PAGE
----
Assuming a map of surveillance cameras and the movement of authorities (in near real time), this would make a handy planning tool.

Rendering big geodata on the fly with GeoJSON-VT

Monday, August 31st, 2015

Rendering big geodata on the fly with GeoJSON-VT by Vladimir Agafonkin.

From the post:

Despite the amazing advancements of computing technologies in recent years, processing and displaying large amounts of data dynamically is still a daunting, complex task. However, a smart approach with a good algorithmic foundation can enable things that were considered impossible before.

Let’s see if Mapbox GL JS can handle loading a 106 MB GeoJSON dataset of US ZIP code areas with 33,000+ features shaped by 5.4+ million points directly in the browser (without server support):

An observation from the post:

It isn’t possible to render such a crazy amount of data in its entirety at 60 frames per second, but luckily, we don’t have to:

  • at lower zoom levels, shapes don’t need to be as detailed
  • at higher zoom levels, a lot of data is off-screen

The best way to optimize the data for all zoom levels and screens is to cut it into vector tiles. Traditionally, this is done on the server, using tools like Mapnik and PostGIS.

Could we create vector tiles on the fly, in the browser? Specifically for this purpose, I wrote a new JavaScript library — geojson-vt.

It turned out to be crazy fast, with its usefulness going way beyond the browser:

In addition to being a great demonstration of the visualization of geodata, I mention this post because it offers insights into the visualization of topic maps.

When you read:

  • at lower zoom levels, shapes don’t need to be as detailed
  • at higher zoom levels, a lot of data is off-screen

What do you think the equivalents would be for topic map navigation?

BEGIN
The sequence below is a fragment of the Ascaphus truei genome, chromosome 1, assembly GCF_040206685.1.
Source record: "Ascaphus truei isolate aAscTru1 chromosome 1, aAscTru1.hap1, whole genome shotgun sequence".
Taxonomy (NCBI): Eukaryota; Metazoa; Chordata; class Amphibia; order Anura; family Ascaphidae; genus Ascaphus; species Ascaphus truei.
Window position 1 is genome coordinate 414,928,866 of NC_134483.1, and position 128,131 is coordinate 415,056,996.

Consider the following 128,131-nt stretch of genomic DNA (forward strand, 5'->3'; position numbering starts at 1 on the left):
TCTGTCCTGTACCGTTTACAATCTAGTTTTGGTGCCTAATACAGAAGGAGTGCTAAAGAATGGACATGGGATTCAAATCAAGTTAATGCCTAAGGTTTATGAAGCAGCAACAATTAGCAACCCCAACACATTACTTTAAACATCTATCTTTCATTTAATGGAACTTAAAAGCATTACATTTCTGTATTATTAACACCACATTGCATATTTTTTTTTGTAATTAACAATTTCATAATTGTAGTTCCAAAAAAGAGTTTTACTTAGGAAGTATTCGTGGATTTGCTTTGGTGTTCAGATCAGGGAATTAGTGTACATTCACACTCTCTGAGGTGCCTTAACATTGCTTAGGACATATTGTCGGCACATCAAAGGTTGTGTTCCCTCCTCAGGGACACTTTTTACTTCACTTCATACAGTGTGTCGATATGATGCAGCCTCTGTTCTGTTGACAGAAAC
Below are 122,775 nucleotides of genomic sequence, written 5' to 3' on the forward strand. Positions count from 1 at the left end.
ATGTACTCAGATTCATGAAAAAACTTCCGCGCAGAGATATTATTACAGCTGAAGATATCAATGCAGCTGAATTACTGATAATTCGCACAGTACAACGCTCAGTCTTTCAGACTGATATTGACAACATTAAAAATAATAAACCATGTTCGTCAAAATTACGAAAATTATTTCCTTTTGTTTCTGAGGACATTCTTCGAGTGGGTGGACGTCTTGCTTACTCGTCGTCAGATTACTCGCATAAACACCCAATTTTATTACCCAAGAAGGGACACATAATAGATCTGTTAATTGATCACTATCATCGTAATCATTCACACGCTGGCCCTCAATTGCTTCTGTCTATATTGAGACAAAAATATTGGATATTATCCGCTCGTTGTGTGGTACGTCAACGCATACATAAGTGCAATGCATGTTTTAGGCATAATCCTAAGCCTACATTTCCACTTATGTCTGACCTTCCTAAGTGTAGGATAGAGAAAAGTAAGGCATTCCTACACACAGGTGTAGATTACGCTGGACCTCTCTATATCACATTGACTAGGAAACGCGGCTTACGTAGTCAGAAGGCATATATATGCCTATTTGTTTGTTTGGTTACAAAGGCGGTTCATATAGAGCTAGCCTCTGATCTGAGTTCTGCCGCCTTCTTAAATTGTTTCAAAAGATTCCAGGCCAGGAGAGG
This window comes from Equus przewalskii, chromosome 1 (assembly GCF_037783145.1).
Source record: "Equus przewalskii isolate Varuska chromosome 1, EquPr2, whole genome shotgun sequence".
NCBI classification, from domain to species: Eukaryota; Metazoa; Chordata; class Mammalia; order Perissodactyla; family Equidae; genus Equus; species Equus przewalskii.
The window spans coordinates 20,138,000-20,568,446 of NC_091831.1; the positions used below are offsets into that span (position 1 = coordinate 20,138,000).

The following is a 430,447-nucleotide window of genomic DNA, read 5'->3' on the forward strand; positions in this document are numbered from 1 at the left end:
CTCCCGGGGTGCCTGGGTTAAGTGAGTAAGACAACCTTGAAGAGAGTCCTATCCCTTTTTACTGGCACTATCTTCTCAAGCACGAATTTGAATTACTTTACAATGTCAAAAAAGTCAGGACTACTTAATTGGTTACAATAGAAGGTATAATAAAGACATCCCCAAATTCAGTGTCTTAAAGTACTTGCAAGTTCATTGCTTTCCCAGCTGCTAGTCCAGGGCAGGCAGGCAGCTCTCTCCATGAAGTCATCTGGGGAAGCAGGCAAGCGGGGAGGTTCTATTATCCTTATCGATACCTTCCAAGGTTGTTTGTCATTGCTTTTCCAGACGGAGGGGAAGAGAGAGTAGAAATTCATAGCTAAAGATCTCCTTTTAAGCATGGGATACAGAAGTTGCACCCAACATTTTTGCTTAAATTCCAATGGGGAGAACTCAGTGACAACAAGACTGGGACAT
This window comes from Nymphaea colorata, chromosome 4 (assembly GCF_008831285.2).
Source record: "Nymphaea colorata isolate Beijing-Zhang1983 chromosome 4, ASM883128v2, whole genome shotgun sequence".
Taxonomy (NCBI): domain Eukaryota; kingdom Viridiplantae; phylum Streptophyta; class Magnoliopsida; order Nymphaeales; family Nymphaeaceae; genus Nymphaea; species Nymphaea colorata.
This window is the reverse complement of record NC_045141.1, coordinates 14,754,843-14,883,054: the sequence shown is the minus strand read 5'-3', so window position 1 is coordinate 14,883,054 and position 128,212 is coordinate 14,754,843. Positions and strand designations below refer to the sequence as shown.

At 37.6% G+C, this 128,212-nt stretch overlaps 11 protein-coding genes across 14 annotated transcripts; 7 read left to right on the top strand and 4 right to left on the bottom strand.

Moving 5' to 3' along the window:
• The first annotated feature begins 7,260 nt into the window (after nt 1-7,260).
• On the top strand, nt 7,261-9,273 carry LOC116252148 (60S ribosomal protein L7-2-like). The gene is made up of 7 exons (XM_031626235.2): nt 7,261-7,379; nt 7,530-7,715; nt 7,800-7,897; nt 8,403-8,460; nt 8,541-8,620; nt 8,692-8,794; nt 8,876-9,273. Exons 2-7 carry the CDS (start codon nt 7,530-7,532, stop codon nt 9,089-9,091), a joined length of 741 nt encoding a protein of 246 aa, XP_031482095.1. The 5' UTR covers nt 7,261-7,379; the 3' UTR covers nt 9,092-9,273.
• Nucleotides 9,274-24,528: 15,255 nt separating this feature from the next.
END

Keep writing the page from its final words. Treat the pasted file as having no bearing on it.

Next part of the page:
If we think of “shapes don’t need to be as detailed” for a crime topic map, could it be that all offenders, men, women, various ages, races and religions are lumped into an “offender” topic?

And if we think of “a lot of data is off-screen,” is that when we have narrowed a suspect pool down by gender, age, race, etc.?

Those dimensions would vary by the subject of the topic map and would require considering “merging” as a function of the “zoom” into a set of subjects.


PS: BTW, do work through the post. For geodata this looks very good.

Join the Letter Hunt from Space with Aerial Bold

Friday, April 17th, 2015

Join the Letter Hunt from Space with Aerial Bold by Alex Barth.

From the post:

Imagine you could write text entirely made up of satellite imagery. Each letter would be a real world feature from a bird’s eye view. A house in the shape of an “A”, a lake in the shape of a “B”, a parking lot in the shape of a “C” and so on. This is the idea behind the nascent kickstarter funded project Aerial Bold. Its inventors Benedikt Groß and Joey Lee are right now collecting font shapes in satellite imagery for Aerial Bold and you can join the letter hunt from space.


Letters are recognized from space, based on letter forms. But, more letter forms are needed!

Read the post, join the hunt:

Letter Finder App.


Landsat-live goes live

Friday, March 20th, 2015

Landsat-live goes live by Camilla Mahon.

From the post: